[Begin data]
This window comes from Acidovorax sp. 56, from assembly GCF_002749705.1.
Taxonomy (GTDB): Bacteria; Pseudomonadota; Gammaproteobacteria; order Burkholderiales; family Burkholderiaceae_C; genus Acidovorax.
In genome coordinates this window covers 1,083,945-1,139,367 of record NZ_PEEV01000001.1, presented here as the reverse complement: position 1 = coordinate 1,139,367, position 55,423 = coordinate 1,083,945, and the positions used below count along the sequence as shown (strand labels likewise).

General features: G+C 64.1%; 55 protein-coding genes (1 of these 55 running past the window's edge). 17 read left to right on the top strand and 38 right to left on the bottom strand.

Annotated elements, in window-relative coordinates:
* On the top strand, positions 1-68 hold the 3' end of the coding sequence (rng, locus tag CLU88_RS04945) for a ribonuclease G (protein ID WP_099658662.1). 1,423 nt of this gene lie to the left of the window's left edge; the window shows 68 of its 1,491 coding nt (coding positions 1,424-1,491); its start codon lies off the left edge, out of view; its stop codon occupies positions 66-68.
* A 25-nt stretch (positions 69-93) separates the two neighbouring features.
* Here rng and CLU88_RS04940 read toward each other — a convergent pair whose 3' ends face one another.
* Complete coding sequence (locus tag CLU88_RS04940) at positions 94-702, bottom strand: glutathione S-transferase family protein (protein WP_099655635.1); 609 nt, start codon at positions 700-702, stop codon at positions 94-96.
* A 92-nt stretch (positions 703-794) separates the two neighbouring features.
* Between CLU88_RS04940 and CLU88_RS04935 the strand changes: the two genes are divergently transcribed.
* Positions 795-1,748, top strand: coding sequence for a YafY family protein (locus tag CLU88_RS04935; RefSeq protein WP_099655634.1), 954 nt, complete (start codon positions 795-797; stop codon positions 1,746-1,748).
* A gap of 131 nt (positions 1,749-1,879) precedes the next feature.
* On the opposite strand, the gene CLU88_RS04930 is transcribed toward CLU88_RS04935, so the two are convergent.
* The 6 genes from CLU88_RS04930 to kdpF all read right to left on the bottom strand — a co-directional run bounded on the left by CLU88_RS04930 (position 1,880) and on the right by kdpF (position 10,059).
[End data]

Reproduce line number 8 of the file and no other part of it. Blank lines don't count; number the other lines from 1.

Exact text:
* Here rng and CLU88_RS04940 read toward each other — a convergent pair whose 3' ends face one another.